The x-ray diffraction spectra were done on ultra-high-performance geopolymer concrete at 90 days of curing to determine the phase compositions in UHPGPC by adding WPR, GW, and MW. Fig 18 presents the x-ray diffraction spectra of different mixes of UHPGPC. The presence of significant humps in the range of 22 degrees and 32 degrees verifies the presence of shapeless phases (calcium-aluminate-silicate-hydrate) in the GPC. Hence, the main phase comprises albite, SiO2, calcium-aluminate-silicate-hydrate, and calcite, whereas lower humps of calcite SiO2 could also be observed. Including glass waste in the mix led to the control of crystal-shaped humps of SiO2 and calcite. The remaining low humps were related to cristobalite, CaSiO3, and mullite. The humps dispensed to different phases of calcium, classified as hematite, CaCO3, etc., are recognized in the UHPGPC comprising marble waste. Still, their concentration seemed to reduce with time, which implies the slow change in the phase in the presence of the marble waste, which results in the slow and weak process of geo-polymerization and significant loss in mass, as observed during the TGA test. Moreover, the development of SiO2 and albite was decreased in the samples comprising 15% waste rubber powder, which resulted in a significant reduction of concrete strength (as presented in the strength characteristics section). In addition to the development of calcium-aluminate-silicate-hydrate and potassium-aluminate-silicate-hydrate, it reduces because of the lowered adhesion between geopolymer gel and rubber material to form a porous matrix in concrete [103105].

6. Sustainability and environmental performance

The development of ultra-high-performance geopolymer concrete (UHPGPC) using ground granulated blast furnace slag (GBFS) and waste silica ash (WSA) as primary binders, along with the incorporation of glass waste, marble waste, and waste rubber powder as partial substitutes for fine aggregates, demonstrates a commitment to sustainable construction practices and enhanced environmental performance. Utilizing these industrial by-products and waste materials in the production of UHPGPC offers numerous sustainability benefits. First, it reduces the consumption of natural resources, such as limestone and sand, thereby minimizing the environmental impact of their extraction, transportation, and processing. This practice also supports conserving finite natural resources, helping ensure their availability for future generations.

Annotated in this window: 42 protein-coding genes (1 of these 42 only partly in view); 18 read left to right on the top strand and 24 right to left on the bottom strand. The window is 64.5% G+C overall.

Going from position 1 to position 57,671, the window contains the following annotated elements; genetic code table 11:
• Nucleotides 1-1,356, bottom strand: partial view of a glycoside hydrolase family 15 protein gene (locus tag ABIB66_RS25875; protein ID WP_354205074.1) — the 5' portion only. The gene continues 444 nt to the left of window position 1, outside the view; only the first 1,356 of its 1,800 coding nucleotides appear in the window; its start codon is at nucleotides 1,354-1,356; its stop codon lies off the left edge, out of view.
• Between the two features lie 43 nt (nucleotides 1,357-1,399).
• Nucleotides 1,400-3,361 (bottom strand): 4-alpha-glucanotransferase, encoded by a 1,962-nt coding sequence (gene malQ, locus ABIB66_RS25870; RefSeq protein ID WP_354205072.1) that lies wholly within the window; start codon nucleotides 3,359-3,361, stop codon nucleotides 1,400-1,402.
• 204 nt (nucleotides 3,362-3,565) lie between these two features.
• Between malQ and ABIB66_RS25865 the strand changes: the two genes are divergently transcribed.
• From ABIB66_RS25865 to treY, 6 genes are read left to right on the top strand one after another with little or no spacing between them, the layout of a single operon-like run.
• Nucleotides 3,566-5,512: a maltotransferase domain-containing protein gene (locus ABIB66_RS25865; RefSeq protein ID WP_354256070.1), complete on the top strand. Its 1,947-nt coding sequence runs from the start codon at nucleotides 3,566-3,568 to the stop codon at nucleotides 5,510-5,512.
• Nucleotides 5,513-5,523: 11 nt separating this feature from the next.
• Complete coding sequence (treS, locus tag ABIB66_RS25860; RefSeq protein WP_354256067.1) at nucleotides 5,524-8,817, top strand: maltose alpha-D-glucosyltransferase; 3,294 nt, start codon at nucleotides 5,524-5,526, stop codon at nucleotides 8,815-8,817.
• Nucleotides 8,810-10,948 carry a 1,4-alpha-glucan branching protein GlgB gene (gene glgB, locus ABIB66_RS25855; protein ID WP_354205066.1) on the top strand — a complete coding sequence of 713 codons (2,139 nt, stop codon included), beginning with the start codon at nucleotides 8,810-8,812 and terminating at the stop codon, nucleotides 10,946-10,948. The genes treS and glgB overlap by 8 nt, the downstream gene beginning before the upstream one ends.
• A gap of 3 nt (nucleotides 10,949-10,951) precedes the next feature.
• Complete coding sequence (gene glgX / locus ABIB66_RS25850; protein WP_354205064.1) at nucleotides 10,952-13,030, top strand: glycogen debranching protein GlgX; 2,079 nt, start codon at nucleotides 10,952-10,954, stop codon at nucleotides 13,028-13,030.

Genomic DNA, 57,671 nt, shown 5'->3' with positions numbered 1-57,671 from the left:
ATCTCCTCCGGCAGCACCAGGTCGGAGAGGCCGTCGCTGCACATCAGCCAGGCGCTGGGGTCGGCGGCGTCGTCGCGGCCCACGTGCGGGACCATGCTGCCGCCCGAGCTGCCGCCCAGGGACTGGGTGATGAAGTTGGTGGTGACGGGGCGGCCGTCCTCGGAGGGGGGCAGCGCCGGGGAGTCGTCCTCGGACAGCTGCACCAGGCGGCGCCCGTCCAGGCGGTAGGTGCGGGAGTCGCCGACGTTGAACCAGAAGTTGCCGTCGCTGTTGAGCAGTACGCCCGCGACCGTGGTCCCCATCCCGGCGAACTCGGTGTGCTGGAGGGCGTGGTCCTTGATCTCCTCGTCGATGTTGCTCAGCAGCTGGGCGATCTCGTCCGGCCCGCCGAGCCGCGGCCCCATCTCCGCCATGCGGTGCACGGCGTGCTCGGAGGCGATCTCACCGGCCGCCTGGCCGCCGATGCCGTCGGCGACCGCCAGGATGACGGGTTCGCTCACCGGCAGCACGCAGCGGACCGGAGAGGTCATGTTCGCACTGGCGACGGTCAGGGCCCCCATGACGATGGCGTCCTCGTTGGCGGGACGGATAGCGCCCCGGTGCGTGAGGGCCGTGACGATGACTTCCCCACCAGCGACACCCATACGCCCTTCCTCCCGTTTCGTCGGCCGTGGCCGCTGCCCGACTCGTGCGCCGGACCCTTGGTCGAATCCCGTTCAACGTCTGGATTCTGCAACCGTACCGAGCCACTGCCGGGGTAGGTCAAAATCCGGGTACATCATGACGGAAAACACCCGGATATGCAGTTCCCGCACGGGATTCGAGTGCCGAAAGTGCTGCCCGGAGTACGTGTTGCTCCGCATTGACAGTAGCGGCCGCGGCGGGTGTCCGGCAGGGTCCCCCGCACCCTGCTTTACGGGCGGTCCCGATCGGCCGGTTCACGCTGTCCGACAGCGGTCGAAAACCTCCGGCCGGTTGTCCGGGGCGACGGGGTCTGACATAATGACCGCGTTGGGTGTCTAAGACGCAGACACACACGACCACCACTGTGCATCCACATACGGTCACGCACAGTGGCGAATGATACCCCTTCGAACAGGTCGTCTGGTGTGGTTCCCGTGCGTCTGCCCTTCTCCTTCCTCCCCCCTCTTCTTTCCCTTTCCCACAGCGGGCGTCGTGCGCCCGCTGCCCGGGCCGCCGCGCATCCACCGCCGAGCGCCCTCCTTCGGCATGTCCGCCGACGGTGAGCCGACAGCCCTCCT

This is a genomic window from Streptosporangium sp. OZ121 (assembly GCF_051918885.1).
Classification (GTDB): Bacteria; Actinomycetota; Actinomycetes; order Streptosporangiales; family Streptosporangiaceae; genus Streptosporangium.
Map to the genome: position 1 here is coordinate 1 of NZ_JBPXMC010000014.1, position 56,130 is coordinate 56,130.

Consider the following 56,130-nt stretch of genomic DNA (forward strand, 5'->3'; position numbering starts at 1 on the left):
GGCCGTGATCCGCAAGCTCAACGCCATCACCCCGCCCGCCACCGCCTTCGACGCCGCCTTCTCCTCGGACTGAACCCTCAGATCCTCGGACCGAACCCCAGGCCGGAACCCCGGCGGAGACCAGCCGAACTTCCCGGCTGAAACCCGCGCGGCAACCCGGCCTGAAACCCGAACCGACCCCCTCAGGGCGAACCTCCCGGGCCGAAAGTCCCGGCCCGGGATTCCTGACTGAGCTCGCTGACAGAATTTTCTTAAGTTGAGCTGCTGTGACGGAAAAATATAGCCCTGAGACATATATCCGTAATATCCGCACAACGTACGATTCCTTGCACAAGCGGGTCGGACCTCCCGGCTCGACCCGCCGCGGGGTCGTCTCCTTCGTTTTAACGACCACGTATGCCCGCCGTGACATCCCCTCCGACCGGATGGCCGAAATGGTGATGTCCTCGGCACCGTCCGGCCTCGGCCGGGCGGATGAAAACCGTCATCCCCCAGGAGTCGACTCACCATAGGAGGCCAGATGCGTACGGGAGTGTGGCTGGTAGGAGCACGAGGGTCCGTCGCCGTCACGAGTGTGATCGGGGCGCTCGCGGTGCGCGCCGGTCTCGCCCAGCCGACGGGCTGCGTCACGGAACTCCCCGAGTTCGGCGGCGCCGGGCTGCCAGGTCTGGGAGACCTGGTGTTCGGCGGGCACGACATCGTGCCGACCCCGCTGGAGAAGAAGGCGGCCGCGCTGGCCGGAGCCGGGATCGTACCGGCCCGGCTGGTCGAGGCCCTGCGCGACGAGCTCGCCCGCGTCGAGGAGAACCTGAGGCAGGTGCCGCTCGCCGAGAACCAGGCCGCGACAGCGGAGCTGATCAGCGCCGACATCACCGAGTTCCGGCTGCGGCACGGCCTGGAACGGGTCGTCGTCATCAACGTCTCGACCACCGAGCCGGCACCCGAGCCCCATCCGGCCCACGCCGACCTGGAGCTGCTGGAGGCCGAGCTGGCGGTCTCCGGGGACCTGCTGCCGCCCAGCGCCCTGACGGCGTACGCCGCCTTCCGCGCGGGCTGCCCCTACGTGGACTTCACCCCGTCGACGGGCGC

Second, replacing Portland cement, a major contributor to greenhouse gas emissions, with GBFS and WSA as geopolymer binders helps reduce the carbon footprint of concrete production. Geopolymer binders are produced using low-energy, low-emission alkaline activation processes, which offer environmental advantages over traditional Portland cement production methods. Incorporating waste materials like glass waste, marble waste, and waste rubber powder as partial substitutes for fine aggregates contributes to effective waste management and promotes a circular economy. By repurposing materials that would otherwise end up in landfills, the environmental impact associated with waste disposal is reduced while conserving natural sand resources. The improved mechanical properties and durability of UHPGPC containing these waste materials result in longer service life and reduced maintenance requirements for the structures built with this concrete. This increased longevity translates to lower life cycle environmental impact and resource consumption associated with construction and infrastructure projects.

Moreover, using UHPGPC with waste materials in construction projects can lead to potential cost savings, as these waste materials are often less expensive than traditional aggregates. This economic advantage encourages adopting sustainable construction practices, further contributing to the broader goals of resource conservation and environmental protection. The present study showed that this innovative approach minimizes the consumption of natural resources, reduces waste generation, and mitigates the environmental impact associated with traditional concrete production, ultimately contributing to a more sustainable future for the construction industry.